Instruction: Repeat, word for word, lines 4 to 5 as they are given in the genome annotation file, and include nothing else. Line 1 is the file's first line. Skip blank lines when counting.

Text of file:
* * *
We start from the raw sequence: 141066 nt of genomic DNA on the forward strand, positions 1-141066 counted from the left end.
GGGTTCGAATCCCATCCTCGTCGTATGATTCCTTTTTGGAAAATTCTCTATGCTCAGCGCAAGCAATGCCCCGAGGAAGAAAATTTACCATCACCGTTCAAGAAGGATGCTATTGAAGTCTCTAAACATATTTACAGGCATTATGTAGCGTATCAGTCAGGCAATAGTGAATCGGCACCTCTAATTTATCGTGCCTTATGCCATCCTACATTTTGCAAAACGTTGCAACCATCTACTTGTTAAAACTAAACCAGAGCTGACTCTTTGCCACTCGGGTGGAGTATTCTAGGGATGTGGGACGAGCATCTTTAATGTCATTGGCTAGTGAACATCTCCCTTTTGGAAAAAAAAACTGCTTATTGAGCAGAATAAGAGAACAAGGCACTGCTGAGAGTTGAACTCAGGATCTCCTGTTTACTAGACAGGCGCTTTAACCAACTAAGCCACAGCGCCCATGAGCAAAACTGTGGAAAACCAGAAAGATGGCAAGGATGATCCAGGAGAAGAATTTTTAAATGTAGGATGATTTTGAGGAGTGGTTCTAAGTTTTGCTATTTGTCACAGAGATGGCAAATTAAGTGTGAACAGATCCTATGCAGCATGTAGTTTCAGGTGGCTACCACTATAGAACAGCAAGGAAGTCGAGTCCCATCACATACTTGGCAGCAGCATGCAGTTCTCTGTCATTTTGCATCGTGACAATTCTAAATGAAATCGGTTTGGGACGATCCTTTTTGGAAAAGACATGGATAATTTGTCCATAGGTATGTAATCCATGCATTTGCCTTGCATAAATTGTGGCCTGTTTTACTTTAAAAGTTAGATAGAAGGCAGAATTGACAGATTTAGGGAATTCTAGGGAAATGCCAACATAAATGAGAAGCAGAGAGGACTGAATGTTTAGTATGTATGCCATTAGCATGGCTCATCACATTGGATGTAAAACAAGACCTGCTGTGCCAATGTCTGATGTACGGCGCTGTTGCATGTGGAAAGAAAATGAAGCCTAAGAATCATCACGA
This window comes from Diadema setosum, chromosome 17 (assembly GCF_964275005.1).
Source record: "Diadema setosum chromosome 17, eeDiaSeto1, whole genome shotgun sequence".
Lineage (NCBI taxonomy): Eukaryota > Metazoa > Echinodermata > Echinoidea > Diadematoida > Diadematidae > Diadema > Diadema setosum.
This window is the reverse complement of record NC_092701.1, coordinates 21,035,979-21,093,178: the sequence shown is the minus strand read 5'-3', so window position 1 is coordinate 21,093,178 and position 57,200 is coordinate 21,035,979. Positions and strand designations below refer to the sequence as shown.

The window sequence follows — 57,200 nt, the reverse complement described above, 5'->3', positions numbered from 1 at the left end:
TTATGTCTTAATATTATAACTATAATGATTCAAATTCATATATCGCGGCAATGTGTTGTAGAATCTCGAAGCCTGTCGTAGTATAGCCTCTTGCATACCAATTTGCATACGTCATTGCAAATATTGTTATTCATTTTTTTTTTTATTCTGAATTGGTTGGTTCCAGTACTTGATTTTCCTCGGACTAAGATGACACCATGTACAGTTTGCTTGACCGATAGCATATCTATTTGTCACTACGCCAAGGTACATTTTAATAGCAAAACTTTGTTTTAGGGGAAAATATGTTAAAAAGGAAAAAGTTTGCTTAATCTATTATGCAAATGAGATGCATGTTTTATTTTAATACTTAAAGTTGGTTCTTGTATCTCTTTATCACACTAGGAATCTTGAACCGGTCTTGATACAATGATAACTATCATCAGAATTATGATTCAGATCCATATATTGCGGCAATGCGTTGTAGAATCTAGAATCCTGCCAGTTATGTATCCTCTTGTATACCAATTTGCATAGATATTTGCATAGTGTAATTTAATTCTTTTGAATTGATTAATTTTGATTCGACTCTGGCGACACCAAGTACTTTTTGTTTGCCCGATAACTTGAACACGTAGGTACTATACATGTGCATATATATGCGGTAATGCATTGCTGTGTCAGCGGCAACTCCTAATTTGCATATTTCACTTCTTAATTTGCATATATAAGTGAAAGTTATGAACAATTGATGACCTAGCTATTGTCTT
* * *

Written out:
Source record: "Diadema setosum chromosome 17, eeDiaSeto1, whole genome shotgun sequence".
Lineage (NCBI taxonomy): Eukaryota > Metazoa > Echinodermata > Echinoidea > Diadematoida > Diadematidae > Diadema > Diadema setosum.